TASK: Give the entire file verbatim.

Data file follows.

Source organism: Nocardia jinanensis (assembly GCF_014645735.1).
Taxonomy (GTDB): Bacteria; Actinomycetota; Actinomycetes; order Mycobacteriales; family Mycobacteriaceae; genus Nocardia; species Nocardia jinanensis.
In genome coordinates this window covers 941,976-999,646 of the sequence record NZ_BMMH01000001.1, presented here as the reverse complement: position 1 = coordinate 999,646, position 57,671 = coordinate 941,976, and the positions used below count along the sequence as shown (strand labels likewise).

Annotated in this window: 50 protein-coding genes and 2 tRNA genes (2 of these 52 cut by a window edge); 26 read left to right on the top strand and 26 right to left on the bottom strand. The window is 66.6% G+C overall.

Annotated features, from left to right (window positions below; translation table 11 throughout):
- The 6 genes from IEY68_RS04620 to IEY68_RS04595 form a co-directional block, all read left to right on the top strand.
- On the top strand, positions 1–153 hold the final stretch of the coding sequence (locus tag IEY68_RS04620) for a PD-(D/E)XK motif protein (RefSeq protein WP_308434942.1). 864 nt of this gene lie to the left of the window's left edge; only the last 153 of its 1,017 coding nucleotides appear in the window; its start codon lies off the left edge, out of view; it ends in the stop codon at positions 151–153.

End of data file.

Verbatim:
Source organism: Nocardia jinanensis (assembly GCF_014645735.1).
Taxonomy (GTDB): Bacteria; Actinomycetota; Actinomycetes; order Mycobacteriales; family Mycobacteriaceae; genus Nocardia; species Nocardia jinanensis.
In genome coordinates this window covers 941,976-999,646 of the sequence record NZ_BMMH01000001.1, presented here as the reverse complement: position 1 = coordinate 999,646, position 57,671 = coordinate 941,976, and the positions used below count along the sequence as shown (strand labels likewise).

Annotated in this window: 50 protein-coding genes and 2 tRNA genes (2 of these 52 cut by a window edge); 26 read left to right on the top strand and 26 right to left on the bottom strand. The window is 66.6% G+C overall.

Annotated features, from left to right (window positions below; translation table 11 throughout):
- The 6 genes from IEY68_RS04620 to IEY68_RS04595 form a co-directional block, all read left to right on the top strand.
- On the top strand, positions 1–153 hold the final stretch of the coding sequence (locus tag IEY68_RS04620) for a PD-(D/E)XK motif protein (RefSeq protein WP_308434942.1). 864 nt of this gene lie to the left of the window's left edge; only the last 153 of its 1,017 coding nucleotides appear in the window; its start codon lies off the left edge, out of view; it ends in the stop codon at positions 151–153.